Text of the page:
Much like the country itself, Thursday’s Israeli newspapers are a mix of the profound (Iran, diplomacy etc.. etc.) and the prosaic (budget cuts, kindergarten strikes, etc.. etc.).
Maariv leads off with a report that Israel is looking to put together a coalition of Gulf and European states willing to keep up the pressure on Iran. The story contains all the tell-tale hallmarks of sloppy Israeli journalism, including a lede that gets the timing wrong and calls The New York Times a White House mouthpiece, and reporting that purports to know, with no sourcing whatsoever, what is happening inside Netanyahu’s head. Digging through the sludge, though, Maariv seems to be trying to say that Netanyahu will be looking to go on a three-month PR offensive in which he will try to recruit Gulf and European states to his side in making sure an American deal doesn’t prematurely let Iran off the hook. “In Netanyahu’s telling, the pressures he created during his visit by urging not to believe Rouhani’s détente initiative will only help the US government, which still doesn’t know what to do, make the right decision in Israeli eyes,” Maariv reports.
Israel Hayom leads off with the other Iranian news of the day, the reported assassination of the head of Iran’s cyber warfare division. The paper isn’t reporting it because it was likely at the hands of some disgruntled Eskimos, but rather notes that Israel has been accused of being behind a number of assassinations of Iranian officials and scientists over the last several years. The paper’s Dan Margalit goes against the common grain and opines that rather than walking tall, the Iranians are actually very worried.
“The Iranians’ grin covers up the exact worry that Netanyahu’s speech highlighted the growing closeness between the US and Israel in defining the Iranian nuclear red line,” he writes. “The potential cooperation between Jerusalem and Washington increases the threat on Rouhani. Netanyahu did not say Israel would act alone. He declared that if the ultimate evil happens, even if it is alone Israel will not give up on the military option. In Tehran they understand this well.”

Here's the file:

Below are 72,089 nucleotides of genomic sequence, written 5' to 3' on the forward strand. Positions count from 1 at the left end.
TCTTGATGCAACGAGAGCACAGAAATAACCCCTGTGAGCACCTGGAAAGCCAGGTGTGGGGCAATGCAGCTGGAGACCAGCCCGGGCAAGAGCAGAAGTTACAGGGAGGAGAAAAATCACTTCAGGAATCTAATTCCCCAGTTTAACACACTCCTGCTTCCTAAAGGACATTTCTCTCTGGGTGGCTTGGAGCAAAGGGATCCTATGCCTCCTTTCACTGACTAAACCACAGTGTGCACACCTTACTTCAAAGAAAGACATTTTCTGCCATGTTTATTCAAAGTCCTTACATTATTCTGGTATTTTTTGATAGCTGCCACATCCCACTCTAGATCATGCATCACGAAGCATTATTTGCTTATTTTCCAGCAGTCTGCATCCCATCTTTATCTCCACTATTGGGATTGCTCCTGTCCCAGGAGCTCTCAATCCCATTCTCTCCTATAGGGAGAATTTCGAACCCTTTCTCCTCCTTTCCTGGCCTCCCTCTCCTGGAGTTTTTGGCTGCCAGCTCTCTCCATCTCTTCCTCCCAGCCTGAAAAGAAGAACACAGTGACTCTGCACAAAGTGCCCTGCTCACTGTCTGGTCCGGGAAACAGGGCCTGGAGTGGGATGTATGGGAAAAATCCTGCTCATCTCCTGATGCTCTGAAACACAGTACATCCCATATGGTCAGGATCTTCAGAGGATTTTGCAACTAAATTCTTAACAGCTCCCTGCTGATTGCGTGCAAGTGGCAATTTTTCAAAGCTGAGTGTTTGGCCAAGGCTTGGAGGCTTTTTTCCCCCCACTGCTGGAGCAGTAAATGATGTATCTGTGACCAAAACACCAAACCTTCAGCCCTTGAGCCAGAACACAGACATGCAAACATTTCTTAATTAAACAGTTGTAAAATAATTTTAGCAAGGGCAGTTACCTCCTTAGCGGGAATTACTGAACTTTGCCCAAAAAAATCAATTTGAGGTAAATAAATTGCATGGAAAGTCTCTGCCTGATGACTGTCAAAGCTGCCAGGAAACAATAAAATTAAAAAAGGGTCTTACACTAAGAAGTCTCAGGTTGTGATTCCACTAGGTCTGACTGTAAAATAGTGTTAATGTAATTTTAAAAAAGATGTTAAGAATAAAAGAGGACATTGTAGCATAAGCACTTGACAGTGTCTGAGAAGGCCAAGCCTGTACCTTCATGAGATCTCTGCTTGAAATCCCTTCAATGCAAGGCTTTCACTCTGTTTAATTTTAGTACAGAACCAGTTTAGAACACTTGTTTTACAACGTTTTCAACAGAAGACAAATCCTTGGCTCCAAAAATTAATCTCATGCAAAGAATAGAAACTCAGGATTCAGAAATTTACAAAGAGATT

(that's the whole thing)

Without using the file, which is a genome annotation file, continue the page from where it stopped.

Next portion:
Haaretz lays its cards flat on the table by presenting the two-pronged attack Netanyahu woke up to Wednesday morning, Rouhani’s dismissal of Netanyahu’s speech and a translation of a New York Times editorial that excoriated the prime minister for seeming “eager for a fight.” And then it adds a third prong, in the form of Gideon Levy, writing in the op-ed page:
“An Israeli statesman seeking to advance Israel’s interests would have stepped up to the world’s podium and delivered a different speech. … He should have commended Iran for its change of tone and called upon the world to challenge it, without threats, without posing as a victim. He should have inspired hope, rather than spewing threats, and, above all, he should have told the world what his own country is doing to advance peace and justice. But there’s very little of that, as we know, which is why the validity of Netanyahu’s speech, though it may be based on fact, is so shaky.”
And now for the mundane
Yedioth Ahronoth leads off its whole paper with the exciting groundbreaking news that medical residents who move to outlying areas of the country or go into unpopular fields are not getting the government grant they were promised. The paper reports that that the NIS 300,000 grants were promised as part of a deal that ended a devastating strike two years ago, but budget cuts mean that not everybody will get their share. The head of the doctor’s union, Leon Eidelman, not normally one to mince words, doesn’t seem too excited though, telling the paper blandly that “in our view, they need to pay the grants to all the residents that started to work before May of this year, which is when they changed the criteria for getting a grant. That is what we are demanding.”
The paper’s Yoaz Hendel, who was the prime minister’s adviser during the 2011 strike and is married to a doctor, brings a bit of fire and brimstone to the debate, writing that it’s time for the state to pay up, since none of the other promises made after the strike have come through. “Two years later, what is left of the agreement is the financial grants. The shortage of doctors does not allow for vacation days as was planned, the pressure does not allow for defined hours, and public health still suffers from a lack of manpower. If they cut the grants nothing will be left of the agreement.”
In other domestic news, Haaretz reports that the Supreme Court rejected an appeal for Israelis to be able to list “Israeli” (and not “Jewish” or “Arab”) as their nationality on the national ID card. The court ruled that there is no such thing as a unique “Israeli” people, the paper reports, upholding a previous ruling in which district judge Noam Sohlberg, now on the Supreme Court, ruled that “the requested declaration has a public, ideological, social, historic and political character – but not a legal one. This isn’t a technical issue of registration in the Population Registry, but a request that the court determine that in the State of Israel a new peoplehood has been formed, common to all its residents and citizens, called ‘Israeli.’ This issue is a national-political-social question and it is not the court’s place to decide it.”
In Maariv’s op-ed page, Yael Paz-Maor brings profound and prosaic together and laments the fact that Israel’s prime minister is so obsessed with Iran’s nuclear weapons that he seems to be ignoring the many burning issues at home.
“The prime minister does not deal with the burning issues of the country, and if you asked him he would say nothing burns like the Iranian nuclear program. But us, the citizens who live here and raise kids here, know that’s not correct… A total generation of young people, good, vibrant and social, think, correctly, that there is no economic future here.”